Thirdly, since decreasing costs (c) make greater difference between the collusive price on the one hand and Cournot and Bertrand prices on the other hand, decision-makers should be more concerned about the firms’ competitive situation when they become more productive. These effects are strengthened the greater the degree of substitutability or complementarity between the services.

Finally, it is discussed how the equilibrium price depends on the goal functions in the collusive case. How the weight the firms put on profits, revenues and consumer surplus influences the magnitude of price changes is not so clear-cut. One unambiguous result is, however, that when the firms are purely concerned about profits and revenues (γ = 0), greater weight put on revenues leads to more significant price changes when the firms start to collude and when they start to compete in quantities rather than prices and vice-versa. This points in the direction that regulators should give special attention to the competitive situation for privately owned firms (where γ = 0) with rather powerful management (high β).

From a travellers’ point of view the regulators should in general stimulate the firms to compete with regard to price rather than quantity since Bertrand prices are lower than Cournot prices in most cases. Only when the firms produce substitutable services to a moderate degree, place great weight on consumer surplus and low weight on revenues, do we get the unusual result that the travellers may be better off when the firms compete in quantity rather than in prices. Since the difference between prices in Cournot and Bertrand increases the more productive the firms are, the regulators should pay greater attention to how the firms compete when they think the firms’ productivity will increase. Also, a higher degree of complementarity between the firms’ services should lead to the regulators being more concerned about whether the firms compete in quantity or prices.

Finally, it should be emphasised that more powerful management leading to greater weight being placed on revenue may result in higher prices in transport firms with substantial public ownership. A further development of this model could incorporate how asymmetry in costs and goal functions would influence the properties of equilibrium prices.

Footnotes
1

In Norway, for example, public bodies held in 2004 the majority of shares in 36 of the 95 bus companies [21] and the states of Norway, Sweden and Denmark held, respectively, 14 %, 21 % and 14 % of the shares in the dominant air carrier (SAS). There are also various degrees of public ownership in air and rail companies in many European countries [14].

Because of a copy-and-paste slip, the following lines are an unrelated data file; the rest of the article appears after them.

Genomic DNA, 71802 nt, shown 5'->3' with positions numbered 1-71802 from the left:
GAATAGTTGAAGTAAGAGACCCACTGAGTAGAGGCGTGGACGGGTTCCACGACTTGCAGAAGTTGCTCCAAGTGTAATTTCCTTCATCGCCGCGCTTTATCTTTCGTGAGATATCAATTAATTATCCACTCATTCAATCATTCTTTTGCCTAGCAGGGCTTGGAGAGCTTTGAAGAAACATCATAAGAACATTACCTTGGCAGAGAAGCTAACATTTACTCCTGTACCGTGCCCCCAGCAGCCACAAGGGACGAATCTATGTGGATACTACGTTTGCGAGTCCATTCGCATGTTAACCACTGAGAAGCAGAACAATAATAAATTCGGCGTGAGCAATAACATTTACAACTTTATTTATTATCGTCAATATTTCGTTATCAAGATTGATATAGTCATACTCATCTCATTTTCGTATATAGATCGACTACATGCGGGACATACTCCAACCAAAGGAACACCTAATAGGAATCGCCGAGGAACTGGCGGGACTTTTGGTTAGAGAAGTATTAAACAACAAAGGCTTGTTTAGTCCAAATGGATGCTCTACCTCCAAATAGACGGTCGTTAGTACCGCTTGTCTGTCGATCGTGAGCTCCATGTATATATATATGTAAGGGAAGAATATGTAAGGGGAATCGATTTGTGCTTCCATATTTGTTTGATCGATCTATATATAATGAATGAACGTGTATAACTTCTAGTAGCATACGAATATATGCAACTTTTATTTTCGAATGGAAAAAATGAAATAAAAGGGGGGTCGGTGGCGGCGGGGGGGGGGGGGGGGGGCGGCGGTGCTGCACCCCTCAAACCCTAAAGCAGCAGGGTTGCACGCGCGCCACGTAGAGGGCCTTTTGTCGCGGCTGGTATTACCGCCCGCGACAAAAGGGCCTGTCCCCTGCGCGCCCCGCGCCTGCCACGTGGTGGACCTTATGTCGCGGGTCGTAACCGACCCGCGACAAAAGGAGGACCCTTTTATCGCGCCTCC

2

In air transport, this trend started with the Air Deregulation Act of 1978 in the US and with the three liberalization packages between 1988 and 1997 in Europe [22].

 
3

This may be a reasonable assumption when operators using the same modes compete; for example when two bus operators, two airlines etc. compete. Their services can, however, still be different. These costs do not consider the cost indivisibility often found in the transport industry, but will be valid for the use of existing capacity or when capacity can be made available on a short notice e.g. if resources can be allocated from other parts of the firm.

 
4

Whether social surplus is maximized when maximizing G i depends on the values of β, γ and the shadow price of raising public funds. If the shadow price is 20 %, as suggested by [3], and β = 0 then the transport operator must put 21 % higher weight on profit compared to consumer surplus when aiming to maximize social welfare.

 
5

It can be seen from (2) that when finding direct demand and inserting for X2 in X1 then X 1 = 1 s 2 1 s + P 1 s P 2 1 . Inserting for X1 in G 1 = P 1 c X 1 + β P 1 X 1 + γ X 1 2 + X 2 2 + 2 s X 1 X 2 2 and solving for P1 yields the response function P 1 = 1 2 β γ + 2 c s + 1 s β γ + s P 2 1 + β γ + 1 = R 1 P 2 . Price in Eq. (7) is derived by inserting the symmetric response function for firm 2 and the expression is equal for the two firms. Inserting for P1 and P2 in the expression for X1 presented above produces the equilibrium quantity given in (7). The same relationships form the basis when deriving the equilibriums for Cournot in (13) and collusion in (19).

 

Declarations

Open Access This article is distributed under the terms of the Creative Commons Attribution License which permits any use, distribution, and reproduction in any medium, provided the original author(s) and the source are credited.

Authors’ Affiliations

(1)
University of Nordland, Bodø Graduate School of Business, NO-8049 Bodø, Norway